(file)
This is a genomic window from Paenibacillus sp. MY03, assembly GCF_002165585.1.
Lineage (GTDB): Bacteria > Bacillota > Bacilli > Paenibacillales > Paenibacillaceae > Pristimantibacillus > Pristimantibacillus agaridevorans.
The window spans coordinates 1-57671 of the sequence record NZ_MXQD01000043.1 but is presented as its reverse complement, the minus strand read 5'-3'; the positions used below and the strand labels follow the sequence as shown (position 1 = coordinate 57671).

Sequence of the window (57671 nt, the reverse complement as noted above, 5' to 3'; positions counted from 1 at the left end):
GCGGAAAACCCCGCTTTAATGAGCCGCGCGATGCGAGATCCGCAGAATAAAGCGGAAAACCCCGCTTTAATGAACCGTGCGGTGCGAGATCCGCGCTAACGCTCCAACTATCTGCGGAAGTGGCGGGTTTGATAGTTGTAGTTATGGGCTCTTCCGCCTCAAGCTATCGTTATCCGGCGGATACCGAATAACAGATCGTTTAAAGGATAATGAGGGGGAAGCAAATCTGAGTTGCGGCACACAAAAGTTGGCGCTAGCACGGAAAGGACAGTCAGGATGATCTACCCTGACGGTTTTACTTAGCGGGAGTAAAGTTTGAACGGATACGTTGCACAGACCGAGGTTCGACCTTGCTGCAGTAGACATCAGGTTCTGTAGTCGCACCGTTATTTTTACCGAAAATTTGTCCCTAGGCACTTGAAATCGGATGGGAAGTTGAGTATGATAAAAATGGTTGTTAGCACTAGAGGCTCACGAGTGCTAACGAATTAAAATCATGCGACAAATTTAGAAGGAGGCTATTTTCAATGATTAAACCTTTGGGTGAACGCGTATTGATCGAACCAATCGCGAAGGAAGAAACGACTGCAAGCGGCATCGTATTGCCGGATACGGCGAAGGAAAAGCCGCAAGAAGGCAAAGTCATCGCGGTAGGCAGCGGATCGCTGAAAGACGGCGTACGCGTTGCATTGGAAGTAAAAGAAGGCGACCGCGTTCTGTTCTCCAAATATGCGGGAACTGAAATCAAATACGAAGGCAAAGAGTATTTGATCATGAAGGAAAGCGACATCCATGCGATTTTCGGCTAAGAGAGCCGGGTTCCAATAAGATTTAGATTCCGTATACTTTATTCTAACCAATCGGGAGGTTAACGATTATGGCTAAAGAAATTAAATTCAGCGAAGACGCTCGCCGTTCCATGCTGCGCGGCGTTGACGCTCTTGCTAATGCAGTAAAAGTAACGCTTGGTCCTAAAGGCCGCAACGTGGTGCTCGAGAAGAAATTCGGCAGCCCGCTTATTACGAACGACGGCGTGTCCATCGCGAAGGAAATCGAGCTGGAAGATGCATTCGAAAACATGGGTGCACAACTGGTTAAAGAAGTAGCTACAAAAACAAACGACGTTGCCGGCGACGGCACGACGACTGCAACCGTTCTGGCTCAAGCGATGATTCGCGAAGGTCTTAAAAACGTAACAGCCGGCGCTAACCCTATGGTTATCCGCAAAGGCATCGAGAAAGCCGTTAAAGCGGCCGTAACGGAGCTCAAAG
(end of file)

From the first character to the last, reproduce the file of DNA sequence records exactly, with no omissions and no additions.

This is a genomic window from Paenibacillus sp. MY03, assembly GCF_002165585.1.
Lineage (GTDB): Bacteria > Bacillota > Bacilli > Paenibacillales > Paenibacillaceae > Pristimantibacillus > Pristimantibacillus agaridevorans.
The window spans coordinates 1-57671 of the sequence record NZ_MXQD01000043.1 but is presented as its reverse complement, the minus strand read 5'-3'; the positions used below and the strand labels follow the sequence as shown (position 1 = coordinate 57671).

Sequence of the window (57671 nt, the reverse complement as noted above, 5' to 3'; positions counted from 1 at the left end):
GCGGAAAACCCCGCTTTAATGAGCCGCGCGATGCGAGATCCGCAGAATAAAGCGGAAAACCCCGCTTTAATGAACCGTGCGGTGCGAGATCCGCGCTAACGCTCCAACTATCTGCGGAAGTGGCGGGTTTGATAGTTGTAGTTATGGGCTCTTCCGCCTCAAGCTATCGTTATCCGGCGGATACCGAATAACAGATCGTTTAAAGGATAATGAGGGGGAAGCAAATCTGAGTTGCGGCACACAAAAGTTGGCGCTAGCACGGAAAGGACAGTCAGGATGATCTACCCTGACGGTTTTACTTAGCGGGAGTAAAGTTTGAACGGATACGTTGCACAGACCGAGGTTCGACCTTGCTGCAGTAGACATCAGGTTCTGTAGTCGCACCGTTATTTTTACCGAAAATTTGTCCCTAGGCACTTGAAATCGGATGGGAAGTTGAGTATGATAAAAATGGTTGTTAGCACTAGAGGCTCACGAGTGCTAACGAATTAAAATCATGCGACAAATTTAGAAGGAGGCTATTTTCAATGATTAAACCTTTGGGTGAACGCGTATTGATCGAACCAATCGCGAAGGAAGAAACGACTGCAAGCGGCATCGTATTGCCGGATACGGCGAAGGAAAAGCCGCAAGAAGGCAAAGTCATCGCGGTAGGCAGCGGATCGCTGAAAGACGGCGTACGCGTTGCATTGGAAGTAAAAGAAGGCGACCGCGTTCTGTTCTCCAAATATGCGGGAACTGAAATCAAATACGAAGGCAAAGAGTATTTGATCATGAAGGAAAGCGACATCCATGCGATTTTCGGCTAAGAGAGCCGGGTTCCAATAAGATTTAGATTCCGTATACTTTATTCTAACCAATCGGGAGGTTAACGATTATGGCTAAAGAAATTAAATTCAGCGAAGACGCTCGCCGTTCCATGCTGCGCGGCGTTGACGCTCTTGCTAATGCAGTAAAAGTAACGCTTGGTCCTAAAGGCCGCAACGTGGTGCTCGAGAAGAAATTCGGCAGCCCGCTTATTACGAACGACGGCGTGTCCATCGCGAAGGAAATCGAGCTGGAAGATGCATTCGAAAACATGGGTGCACAACTGGTTAAAGAAGTAGCTACAAAAACAAACGACGTTGCCGGCGACGGCACGACGACTGCAACCGTTCTGGCTCAAGCGATGATTCGCGAAGGTCTTAAAAACGTAACAGCCGGCGCTAACCCTATGGTTATCCGCAAAGGCATCGAGAAAGCCGTTAAAGCGGCCGTAACGGAGCTCAAAG